The JPMorgan settlement proves that government entities will recoup at least a chunk of what they lost as a result of the banks’ deception, even though state and federal regulators took far more time than private investors to recognize systemic rot in the MBS market. By the summer of 2011, when the Federal Housing Finance Agency filed a slew of securities fraud cases based on MBS purchases by Fannie Mae and Freddie Mac, untold private investors had already been excluded from class actions by federal judges who generally restricted such cases to trusts in which lead plaintiffs held a stake. To settle its claims against JPMorgan and its predecessors, Fannie and Freddie’s conservator will reportedly receive $4 billion as part of the JPMorgan settlement. The National Credit Union Administration, which has brought MBS fraud suits on behalf of failed credit unions, is also said to be slated for a piece of the settlement, as is the New York attorney general.
Private investors haven’t fared nearly as well in fraud cases. MBS class actions have been a big disappointment for certificate holders, even after the 2nd Circuit Court of Appeals redefined standing to permit more claims. Some certificate holders will recover pennies on the dollar of their losses through MBS class actions. But with total MBS class action settlements totaling less than $2 billion and addressing losses in a very restricted number of trusts, I’m willing to bet that most MBS holders haven’t and won’t see any recovery on their losses through mass litigation. Some individual investors with big MBS losses, including several European regional banks and U.S. investors like AIG, Allstate and Mass Mutual, decided it was worth their while to file individual fraud suits, often relying on state and common law claims after time ran out on their causes of action under federal securities laws. A few of those cases, as I reported last week, have quietly settled on confidential terms. I doubt, however, that if you added up every dollar of recovery for fraud claims asserted by private MBS certificate holders (excluding bond insurers), you’d come up with the $4 billion FHFA is said to be getting to settle its fraud suit.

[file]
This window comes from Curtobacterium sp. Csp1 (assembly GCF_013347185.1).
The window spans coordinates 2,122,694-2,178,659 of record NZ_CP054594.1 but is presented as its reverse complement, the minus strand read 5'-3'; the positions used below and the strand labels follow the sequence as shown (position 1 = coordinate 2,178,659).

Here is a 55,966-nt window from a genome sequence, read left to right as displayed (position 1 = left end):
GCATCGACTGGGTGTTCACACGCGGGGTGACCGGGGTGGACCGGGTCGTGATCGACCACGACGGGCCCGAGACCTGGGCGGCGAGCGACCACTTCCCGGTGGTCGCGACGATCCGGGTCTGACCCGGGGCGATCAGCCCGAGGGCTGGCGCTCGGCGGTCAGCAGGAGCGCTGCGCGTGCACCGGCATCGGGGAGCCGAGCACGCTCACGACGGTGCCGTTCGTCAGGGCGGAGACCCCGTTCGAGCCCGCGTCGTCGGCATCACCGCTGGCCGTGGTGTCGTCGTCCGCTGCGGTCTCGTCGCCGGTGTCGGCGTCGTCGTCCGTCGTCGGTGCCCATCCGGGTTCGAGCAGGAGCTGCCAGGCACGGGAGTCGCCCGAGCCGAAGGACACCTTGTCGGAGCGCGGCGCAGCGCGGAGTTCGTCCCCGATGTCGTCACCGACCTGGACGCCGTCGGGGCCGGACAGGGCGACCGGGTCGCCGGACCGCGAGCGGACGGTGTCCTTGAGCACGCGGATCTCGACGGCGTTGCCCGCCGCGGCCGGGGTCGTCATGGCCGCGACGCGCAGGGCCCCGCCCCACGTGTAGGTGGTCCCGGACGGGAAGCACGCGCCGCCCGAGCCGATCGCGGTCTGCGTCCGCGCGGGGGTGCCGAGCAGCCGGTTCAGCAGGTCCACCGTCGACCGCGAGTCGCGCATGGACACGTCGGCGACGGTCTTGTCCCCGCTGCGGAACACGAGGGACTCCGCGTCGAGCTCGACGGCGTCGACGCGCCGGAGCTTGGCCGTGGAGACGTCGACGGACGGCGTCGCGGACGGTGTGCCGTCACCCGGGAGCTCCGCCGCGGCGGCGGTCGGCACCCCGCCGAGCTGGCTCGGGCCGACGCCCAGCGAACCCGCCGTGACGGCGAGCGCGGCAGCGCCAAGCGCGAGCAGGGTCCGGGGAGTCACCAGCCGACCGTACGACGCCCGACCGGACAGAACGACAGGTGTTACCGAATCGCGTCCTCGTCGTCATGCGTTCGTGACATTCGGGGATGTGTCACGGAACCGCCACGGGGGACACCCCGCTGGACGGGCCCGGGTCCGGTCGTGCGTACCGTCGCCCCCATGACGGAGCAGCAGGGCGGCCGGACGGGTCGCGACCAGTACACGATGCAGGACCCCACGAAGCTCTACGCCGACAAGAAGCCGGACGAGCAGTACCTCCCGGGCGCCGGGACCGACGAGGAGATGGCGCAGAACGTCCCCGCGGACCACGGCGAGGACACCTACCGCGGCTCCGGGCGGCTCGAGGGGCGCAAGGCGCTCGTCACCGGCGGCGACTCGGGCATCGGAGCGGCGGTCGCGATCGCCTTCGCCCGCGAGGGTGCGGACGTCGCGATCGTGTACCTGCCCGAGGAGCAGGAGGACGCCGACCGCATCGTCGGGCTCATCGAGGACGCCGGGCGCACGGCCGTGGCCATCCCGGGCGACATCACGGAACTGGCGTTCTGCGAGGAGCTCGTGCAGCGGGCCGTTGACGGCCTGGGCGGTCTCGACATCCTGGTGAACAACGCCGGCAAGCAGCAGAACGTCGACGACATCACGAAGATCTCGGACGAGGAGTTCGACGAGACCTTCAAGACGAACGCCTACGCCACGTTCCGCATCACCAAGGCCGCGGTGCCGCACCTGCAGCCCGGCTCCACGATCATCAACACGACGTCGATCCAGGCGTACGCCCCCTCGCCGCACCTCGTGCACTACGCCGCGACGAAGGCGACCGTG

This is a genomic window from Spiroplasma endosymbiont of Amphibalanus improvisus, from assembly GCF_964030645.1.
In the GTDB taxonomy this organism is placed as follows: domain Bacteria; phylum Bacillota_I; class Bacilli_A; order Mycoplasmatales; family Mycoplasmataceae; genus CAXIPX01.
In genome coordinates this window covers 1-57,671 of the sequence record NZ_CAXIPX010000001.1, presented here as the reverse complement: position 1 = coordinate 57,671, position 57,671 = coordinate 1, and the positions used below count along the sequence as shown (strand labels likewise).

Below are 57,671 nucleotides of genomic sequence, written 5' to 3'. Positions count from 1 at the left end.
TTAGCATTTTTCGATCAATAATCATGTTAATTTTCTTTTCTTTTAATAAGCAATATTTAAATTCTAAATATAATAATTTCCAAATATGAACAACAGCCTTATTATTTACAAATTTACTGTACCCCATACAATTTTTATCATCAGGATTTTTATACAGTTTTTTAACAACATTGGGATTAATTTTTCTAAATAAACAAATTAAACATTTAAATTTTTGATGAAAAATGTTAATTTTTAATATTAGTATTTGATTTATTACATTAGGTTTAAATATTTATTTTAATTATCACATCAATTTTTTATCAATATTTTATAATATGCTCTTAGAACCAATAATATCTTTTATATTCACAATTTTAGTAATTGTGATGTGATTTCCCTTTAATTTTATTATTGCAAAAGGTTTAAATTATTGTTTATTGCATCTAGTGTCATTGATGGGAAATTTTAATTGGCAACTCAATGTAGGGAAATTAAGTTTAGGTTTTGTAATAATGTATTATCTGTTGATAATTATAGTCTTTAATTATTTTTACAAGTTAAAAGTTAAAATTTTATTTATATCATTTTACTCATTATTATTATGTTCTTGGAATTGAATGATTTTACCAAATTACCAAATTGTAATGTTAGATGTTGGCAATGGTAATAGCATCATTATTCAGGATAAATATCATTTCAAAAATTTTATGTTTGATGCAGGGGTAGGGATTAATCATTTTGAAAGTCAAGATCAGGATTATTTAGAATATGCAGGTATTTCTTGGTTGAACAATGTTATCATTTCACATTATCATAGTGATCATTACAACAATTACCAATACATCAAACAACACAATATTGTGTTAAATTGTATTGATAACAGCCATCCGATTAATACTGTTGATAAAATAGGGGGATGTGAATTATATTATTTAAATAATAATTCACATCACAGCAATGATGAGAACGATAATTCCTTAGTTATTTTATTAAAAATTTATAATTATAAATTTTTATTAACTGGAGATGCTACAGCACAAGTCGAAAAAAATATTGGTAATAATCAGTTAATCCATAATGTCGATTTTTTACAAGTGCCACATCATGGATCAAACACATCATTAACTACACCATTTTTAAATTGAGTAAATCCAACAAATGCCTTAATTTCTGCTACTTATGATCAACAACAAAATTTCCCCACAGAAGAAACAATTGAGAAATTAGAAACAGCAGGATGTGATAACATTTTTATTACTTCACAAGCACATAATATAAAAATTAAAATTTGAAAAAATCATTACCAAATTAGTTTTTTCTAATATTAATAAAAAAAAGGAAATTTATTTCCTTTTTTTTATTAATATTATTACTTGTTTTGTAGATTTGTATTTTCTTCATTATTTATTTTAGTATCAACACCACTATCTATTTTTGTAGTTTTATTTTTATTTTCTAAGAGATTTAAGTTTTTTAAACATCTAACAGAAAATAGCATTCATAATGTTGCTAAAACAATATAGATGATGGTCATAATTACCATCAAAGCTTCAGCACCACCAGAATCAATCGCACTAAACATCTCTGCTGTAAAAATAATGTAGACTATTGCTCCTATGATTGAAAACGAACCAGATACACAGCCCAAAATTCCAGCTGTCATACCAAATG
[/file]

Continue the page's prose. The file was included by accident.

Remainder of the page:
Investors’ breach-of-contract claims may still bring recoveries that MBS fraud litigation has not. In these suits, as you know, certificate holders in a particular trust direct the MBS trustee to demand that banks repurchase, or put back, underlying mortgages that materially breach contractual representations about loan terms. In the last two years – after Bank of America agreed to settle put-back claims by private Countrywide MBS investors for $8.5 billion – certificate holders have swamped New York state and federal dockets with put-back suits. (Many of the cases have been filed by investor groups that bought MBS specifically to assert put-back claims.) JPMorgan, for one, is cagey about its disclosures on these suits. Its third-quarter earnings report suggests that it has received $1.3 billion in put-back demands from trustees of private MBS trusts, but the bank said that the disclosure excludes claims that are the subject of pending or threatened litigation – and we already know that the big institutional investors that negotiated BofA’s put-back deal have targeted JPMorgan (as well as other banks). It could be that investors in private JPMorgan, Bear and WaMu MBS are demanding breach-of-contract damages for a big percentage of the $71 billion in losses they’ve experienced.
Perhaps put-back settlements will bring private investors recoveries akin to those the government stands to see in the JPMorgan deal. Something’s out of whack if private-label MBS holders can’t mitigate their losses. Our securities regime is premised on a fair balance of information between buyers and sellers. That balance was off in the MBS market, no less for private investors than for the government.
(Reporting by Alison Frankel)